Once upon a time, the stereotypical RV buyer was a middle-aged father or grandpa, but that image is starting to change. In the last few years a handful of companies have started offering heavy-duty RVs capable of traveling off road in the most rugged outdoor environments. These monster RVs combine luxury and off roading features, and they’re known as expedition vehicles.
These expedition-class RVs have been made popular by RV influencers and travel bloggers who have broadcasted their vehicular adventures on social media platforms like Instagram and Youtube. In the early days of the expedition vehicle trend, hardcore DIY enthusiasts had to build these rigs themselves from old military vehicles and parts.
The popular expedition vehicle blog Two If Over Land breaks down the components inside their “super-duty” truck:
In her past life, she was a military gun truck set up for heavy cargo, as indicated by the 70,000-pound rear leaf springs. She rides on 395 Series Michelin tires mounted on 20” rims, for an overall tire height of 48 inches. The rims can be split for field-changing tires, and the central tire inflation system (CTIS) allows us to change tire pressure from highway to trail, sand or mud, or even to continually fill one tire in an emergency.
Some of the first expedition vehicles were Frankenstein monsters like these, lovingly built with discarded military vehicles and construction heavy equipment. The U.S. construction equipment market is worth an estimated $145.5 billion, but to create an expedition vehicle of their own a driver would need considerable technical know-how, time, and money. Now, travel lovers can purchase super-duty expedition RVs of their own without buying old military trucks at auction.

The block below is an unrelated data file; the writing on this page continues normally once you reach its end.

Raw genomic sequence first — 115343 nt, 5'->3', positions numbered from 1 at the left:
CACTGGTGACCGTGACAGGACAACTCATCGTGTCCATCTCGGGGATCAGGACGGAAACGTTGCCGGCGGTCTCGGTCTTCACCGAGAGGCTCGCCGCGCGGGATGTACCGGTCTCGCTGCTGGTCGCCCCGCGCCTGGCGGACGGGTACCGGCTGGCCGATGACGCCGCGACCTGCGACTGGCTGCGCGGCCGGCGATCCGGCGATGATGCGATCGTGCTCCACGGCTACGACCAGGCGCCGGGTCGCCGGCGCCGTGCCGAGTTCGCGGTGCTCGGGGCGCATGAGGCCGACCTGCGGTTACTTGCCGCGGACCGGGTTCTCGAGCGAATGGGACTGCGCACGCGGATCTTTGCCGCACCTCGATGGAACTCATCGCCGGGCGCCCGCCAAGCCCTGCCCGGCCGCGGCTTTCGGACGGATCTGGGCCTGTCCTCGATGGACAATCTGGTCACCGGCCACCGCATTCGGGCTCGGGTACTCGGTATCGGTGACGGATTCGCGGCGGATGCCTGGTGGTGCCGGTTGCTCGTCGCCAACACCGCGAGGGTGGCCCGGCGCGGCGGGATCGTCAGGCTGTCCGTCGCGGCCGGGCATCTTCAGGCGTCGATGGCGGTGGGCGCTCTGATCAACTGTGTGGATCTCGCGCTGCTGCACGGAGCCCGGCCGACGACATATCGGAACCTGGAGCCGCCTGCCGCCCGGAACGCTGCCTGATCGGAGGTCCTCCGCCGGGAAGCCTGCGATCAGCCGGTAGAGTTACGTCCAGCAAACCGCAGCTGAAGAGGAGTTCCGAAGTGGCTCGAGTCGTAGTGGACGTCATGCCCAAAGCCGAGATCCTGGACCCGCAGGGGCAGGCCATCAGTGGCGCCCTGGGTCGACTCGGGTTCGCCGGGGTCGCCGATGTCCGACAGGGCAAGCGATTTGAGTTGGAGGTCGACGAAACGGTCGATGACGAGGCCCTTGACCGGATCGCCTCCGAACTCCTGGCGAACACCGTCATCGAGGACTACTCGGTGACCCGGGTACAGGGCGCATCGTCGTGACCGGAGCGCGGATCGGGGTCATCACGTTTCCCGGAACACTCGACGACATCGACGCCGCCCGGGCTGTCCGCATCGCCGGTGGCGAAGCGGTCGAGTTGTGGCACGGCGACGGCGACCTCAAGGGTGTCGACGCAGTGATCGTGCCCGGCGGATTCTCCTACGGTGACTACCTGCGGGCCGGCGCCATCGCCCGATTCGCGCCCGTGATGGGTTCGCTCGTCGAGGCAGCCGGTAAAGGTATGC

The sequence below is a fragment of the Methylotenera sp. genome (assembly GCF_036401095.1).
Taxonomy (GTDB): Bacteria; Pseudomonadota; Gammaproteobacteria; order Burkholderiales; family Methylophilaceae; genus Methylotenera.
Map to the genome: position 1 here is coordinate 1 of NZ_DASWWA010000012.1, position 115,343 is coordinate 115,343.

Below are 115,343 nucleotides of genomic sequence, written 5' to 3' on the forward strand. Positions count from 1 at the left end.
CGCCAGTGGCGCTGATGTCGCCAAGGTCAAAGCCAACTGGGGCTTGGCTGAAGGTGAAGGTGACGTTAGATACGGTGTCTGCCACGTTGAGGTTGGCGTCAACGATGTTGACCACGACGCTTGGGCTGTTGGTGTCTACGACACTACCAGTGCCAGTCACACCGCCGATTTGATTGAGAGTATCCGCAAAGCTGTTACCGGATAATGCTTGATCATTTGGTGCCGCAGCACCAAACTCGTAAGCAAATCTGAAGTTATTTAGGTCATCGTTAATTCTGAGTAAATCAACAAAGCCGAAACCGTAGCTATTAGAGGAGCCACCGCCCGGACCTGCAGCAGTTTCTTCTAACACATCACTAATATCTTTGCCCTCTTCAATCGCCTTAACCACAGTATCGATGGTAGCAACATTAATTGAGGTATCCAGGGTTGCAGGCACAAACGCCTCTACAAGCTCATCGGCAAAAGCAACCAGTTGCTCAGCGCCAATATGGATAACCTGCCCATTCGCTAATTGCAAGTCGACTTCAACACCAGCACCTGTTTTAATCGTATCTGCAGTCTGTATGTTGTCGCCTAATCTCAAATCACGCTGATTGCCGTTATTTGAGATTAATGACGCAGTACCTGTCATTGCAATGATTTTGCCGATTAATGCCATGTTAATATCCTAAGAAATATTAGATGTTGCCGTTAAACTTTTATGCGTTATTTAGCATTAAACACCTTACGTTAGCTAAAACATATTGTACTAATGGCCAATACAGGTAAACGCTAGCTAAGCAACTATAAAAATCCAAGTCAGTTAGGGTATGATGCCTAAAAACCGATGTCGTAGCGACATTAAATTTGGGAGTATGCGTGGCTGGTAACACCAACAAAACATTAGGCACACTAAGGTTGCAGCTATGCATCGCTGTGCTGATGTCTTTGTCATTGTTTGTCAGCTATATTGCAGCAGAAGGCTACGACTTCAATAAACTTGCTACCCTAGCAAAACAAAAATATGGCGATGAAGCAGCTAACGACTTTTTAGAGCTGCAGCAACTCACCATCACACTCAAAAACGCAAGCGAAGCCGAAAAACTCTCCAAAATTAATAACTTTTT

Case in point: Colorado-based EarthRoamer, which is responsible for the new $1.5 million EarthRoamer XV-HD. A more bare-bones version, the EarthRoamer XV-LTS can be purchased for a mere $438,000.
While EarthRoamer has been building expedition vehicles since 2003, their vehicles have been more in-demand than ever thanks to a growing cadre of adventure travelers live blogging their adventures online.
So what comes with the new EarthRoamer?
Curbed reports that “the overland camper sleeps six people total in a king-size bedroom and a dining area that converts to more sleeping quarters. The kitchen is bigger than some studio apartments, with a three-burner induction cooktop, Bosch microwave/convection oven, fridge, a washer/dryer and a large counter with a downright spacious stainless steel sink.”
In induction heating, a high-frequency alternating current passes through an electromagnet and generates heat. The basic principles of induction heating have been used in manufacturing since the 1920s, and are commonly used in induction cooking stove-tops as an alternative to gas stoves.
About 54% of home buyers will pay more for a home with hardwood floors, and the same goes for RV buyers. In addition to these luxury features, the overland camper also boasts radiant heating and wood accents. On top of that, the vehicle “is powered by 2,100 watts of solar capability and a 20,000-watt lithium-ion battery,” which helps power the TVs, kitchen, retractable awning, exterior lighting, hydraulic leveling, and more.
A recent AutoTrader consumer study found that fully 84% of drivers want to buy a car in person, as opposed to online. However, typical drivers are not the target market for the EarthRoamer. Even if it didn’t cost upwards of $1.5 million, the new EarthRoamer is designed with hardcore RV enthusiasts and campers in mind.
Interested buyers can work with the company to order a camper with custom features and floor plans. In short, the off road RV industry has more in common with the luxury yacht industry than the auto industry, with a healthy dose of DIY thrown in for good measure.
So while super-duty, expedition-class, off-road RVs may not be ideal for the casual camper or driver, more and more travelers are taking to the roads on these monster vehicles with each passing year.